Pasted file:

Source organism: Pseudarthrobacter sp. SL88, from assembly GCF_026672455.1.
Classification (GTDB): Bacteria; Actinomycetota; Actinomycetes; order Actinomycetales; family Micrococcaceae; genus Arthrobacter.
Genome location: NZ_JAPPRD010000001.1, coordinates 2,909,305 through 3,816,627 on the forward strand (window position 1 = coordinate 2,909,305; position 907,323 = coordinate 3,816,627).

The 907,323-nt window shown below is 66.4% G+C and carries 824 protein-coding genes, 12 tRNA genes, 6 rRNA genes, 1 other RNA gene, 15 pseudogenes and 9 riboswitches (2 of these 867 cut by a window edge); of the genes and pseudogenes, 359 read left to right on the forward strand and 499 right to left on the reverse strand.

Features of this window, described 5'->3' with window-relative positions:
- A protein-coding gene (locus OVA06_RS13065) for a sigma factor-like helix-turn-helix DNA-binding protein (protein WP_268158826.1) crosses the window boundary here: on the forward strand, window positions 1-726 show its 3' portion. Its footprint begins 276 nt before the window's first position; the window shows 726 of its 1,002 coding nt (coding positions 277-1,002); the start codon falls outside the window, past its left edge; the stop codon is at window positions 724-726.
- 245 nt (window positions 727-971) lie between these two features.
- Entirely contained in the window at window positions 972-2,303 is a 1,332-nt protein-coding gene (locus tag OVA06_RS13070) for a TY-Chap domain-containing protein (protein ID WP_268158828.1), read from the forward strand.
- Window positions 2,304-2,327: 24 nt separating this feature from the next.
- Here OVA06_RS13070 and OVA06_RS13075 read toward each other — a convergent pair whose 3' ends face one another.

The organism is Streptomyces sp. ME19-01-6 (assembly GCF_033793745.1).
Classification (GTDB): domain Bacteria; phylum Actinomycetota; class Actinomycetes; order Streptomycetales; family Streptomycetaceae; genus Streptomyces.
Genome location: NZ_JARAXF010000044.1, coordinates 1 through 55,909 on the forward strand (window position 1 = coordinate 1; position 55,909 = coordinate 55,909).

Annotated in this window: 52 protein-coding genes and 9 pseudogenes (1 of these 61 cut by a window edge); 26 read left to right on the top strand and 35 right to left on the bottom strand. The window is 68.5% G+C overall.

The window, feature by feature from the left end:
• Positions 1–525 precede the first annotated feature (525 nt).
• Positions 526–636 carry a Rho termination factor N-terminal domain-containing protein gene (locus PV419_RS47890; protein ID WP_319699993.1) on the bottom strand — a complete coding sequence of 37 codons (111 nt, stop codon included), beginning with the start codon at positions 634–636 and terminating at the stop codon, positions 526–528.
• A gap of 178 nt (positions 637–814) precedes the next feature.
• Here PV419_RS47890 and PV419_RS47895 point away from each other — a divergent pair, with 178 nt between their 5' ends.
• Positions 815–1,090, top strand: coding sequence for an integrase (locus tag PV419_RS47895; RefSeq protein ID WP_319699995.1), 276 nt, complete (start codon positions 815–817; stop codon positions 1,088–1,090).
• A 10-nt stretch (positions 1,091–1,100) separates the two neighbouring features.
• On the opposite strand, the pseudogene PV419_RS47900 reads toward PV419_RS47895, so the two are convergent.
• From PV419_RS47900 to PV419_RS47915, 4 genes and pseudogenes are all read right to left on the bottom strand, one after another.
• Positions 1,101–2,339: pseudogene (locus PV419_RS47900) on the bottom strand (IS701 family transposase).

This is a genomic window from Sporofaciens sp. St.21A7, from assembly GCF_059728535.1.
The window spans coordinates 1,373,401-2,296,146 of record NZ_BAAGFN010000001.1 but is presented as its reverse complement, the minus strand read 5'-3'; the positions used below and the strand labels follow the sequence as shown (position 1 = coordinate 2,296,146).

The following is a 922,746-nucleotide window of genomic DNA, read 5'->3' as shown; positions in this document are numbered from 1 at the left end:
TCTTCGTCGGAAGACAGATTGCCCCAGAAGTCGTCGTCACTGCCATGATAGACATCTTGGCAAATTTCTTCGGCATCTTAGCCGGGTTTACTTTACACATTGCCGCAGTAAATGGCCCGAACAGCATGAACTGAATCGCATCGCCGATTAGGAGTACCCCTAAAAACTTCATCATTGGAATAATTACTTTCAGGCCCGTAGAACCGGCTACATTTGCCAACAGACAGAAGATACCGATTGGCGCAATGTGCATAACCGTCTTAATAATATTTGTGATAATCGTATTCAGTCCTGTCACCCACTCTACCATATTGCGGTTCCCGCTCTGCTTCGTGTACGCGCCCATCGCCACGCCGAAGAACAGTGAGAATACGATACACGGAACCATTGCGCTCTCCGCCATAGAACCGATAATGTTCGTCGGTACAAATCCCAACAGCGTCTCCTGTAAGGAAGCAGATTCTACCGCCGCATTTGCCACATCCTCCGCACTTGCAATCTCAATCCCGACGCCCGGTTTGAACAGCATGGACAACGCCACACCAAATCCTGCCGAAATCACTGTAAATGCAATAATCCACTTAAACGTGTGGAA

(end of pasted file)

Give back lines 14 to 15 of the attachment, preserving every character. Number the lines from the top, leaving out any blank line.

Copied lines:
Annotated in this window: 52 protein-coding genes and 9 pseudogenes (1 of these 61 cut by a window edge); 26 read left to right on the top strand and 35 right to left on the bottom strand. The window is 68.5% G+C overall.

The window, feature by feature from the left end: